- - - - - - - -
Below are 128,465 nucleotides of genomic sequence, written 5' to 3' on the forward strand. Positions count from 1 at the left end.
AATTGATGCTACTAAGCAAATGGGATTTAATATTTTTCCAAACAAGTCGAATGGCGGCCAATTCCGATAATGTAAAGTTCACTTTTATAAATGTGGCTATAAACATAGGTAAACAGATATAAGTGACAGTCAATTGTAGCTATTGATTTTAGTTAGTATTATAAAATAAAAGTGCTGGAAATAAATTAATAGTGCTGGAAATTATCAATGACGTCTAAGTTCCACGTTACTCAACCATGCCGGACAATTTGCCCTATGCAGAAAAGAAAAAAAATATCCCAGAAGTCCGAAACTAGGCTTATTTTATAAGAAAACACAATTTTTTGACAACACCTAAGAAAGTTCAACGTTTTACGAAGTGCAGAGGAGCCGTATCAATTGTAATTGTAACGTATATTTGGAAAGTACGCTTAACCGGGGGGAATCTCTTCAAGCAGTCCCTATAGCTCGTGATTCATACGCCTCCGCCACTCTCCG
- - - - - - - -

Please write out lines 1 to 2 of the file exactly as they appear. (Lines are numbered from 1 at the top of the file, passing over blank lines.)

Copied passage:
Below are 128,465 nucleotides of genomic sequence, written 5' to 3' on the forward strand. Positions count from 1 at the left end.
AATTGATGCTACTAAGCAAATGGGATTTAATATTTTTCCAAACAAGTCGAATGGCGGCCAATTCCGATAATGTAAAGTTCACTTTTATAAATGTGGCTATAAACATAGGTAAACAGATATAAGTGACAGTCAATTGTAGCTATTGATTTTAGTTAGTATTATAAAATAAAAGTGCTGGAAATAAATTAATAGTGCTGGAAATTATCAATGACGTCTAAGTTCCACGTTACTCAACCATGCCGGACAATTTGCCCTATGCAGAAAAGAAAAAAAATATCCCAGAAGTCCGAAACTAGGCTTATTTTATAAGAAAACACAATTTTTTGACAACACCTAAGAAAGTTCAACGTTTTACGAAGTGCAGAGGAGCCGTATCAATTGTAATTGTAACGTATATTTGGAAAGTACGCTTAACCGGGGGGAATCTCTTCAAGCAGTCCCTATAGCTCGTGATTCATACGCCTCCGCCACTCTCCG